The Lost Cultures of Whales : NYT

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Teresa Binstock

Oct 10, 2016, 8:19:08 AM10/10/16
The Lost Cultures of Whales


....The whale families we work with, members of the Eastern Caribbean Clan, are shrinking. Their population is declining by as much as 4 percent a year, as we reported last week in the journal PLOS One, largely a result of climate change and the increasing human presence in these waters. (Whales can be hit by ships or become entangled in fishing gear.) We are not just losing specific whales that we have come to know as individuals; we are losing a way of life, a culture — the accumulated wisdom of generations on how to survive in the deep waters of the Caribbean Sea. They may have lived here for longer than we have walked upright.

Sperm whales live rich and complex lives in a part of the world we find difficult to even explore. And many aspects of their lives appear remarkably similar to our own. Grandmothers, mothers and daughters babysit, defend and raise calves together. Family is critical to surviving in the open ocean, and each has its own way of doing things. The whales live in communities of neighboring families in a multicultural oceanic society.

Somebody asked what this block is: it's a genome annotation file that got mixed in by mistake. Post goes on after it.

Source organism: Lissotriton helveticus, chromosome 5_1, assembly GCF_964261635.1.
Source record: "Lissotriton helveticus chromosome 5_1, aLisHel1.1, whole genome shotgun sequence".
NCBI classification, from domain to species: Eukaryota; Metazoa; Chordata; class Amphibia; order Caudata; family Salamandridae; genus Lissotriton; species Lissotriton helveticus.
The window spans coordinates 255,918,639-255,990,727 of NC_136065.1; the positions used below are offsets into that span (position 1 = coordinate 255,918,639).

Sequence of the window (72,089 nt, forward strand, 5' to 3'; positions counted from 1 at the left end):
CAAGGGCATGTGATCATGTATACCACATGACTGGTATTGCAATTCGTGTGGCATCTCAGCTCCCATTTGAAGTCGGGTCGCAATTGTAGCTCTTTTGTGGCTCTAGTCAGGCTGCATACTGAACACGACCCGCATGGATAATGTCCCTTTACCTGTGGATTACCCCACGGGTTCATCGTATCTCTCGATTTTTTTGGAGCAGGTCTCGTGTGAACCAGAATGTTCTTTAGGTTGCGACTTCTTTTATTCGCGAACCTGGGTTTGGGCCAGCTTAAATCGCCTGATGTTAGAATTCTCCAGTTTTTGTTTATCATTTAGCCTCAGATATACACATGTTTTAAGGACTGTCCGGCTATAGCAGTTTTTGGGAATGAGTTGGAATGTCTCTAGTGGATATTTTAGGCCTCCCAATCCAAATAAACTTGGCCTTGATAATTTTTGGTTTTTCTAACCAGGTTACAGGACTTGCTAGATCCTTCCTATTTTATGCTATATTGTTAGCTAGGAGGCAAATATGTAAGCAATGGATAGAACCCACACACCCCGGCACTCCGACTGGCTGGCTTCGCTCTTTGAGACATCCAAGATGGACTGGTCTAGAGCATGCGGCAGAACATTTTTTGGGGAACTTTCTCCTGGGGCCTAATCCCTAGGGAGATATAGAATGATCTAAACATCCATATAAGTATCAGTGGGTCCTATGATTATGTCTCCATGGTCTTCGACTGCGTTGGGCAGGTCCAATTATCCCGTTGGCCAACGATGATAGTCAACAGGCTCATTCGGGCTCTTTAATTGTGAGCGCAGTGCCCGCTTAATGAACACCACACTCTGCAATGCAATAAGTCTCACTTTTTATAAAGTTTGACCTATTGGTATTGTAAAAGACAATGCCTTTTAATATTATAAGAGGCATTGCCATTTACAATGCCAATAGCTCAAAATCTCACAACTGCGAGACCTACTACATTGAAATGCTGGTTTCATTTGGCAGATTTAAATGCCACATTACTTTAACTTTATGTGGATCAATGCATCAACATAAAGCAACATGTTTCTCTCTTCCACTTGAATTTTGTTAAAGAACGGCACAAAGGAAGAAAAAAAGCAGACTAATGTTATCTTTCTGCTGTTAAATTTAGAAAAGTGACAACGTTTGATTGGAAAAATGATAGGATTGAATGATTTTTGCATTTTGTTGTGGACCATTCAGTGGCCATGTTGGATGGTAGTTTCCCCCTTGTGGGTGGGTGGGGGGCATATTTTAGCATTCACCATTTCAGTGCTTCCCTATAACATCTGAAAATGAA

Behavior is what you do, culture is how you do it. All sperm whales do the same things — feed, swim, babysit, defend, socialize — but how they do them is different around the world....

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Critical Decline of the Eastern Caribbean Sperm Whale Population
Shane Gero, Hal Whitehead
PLOS, October 5, 2016

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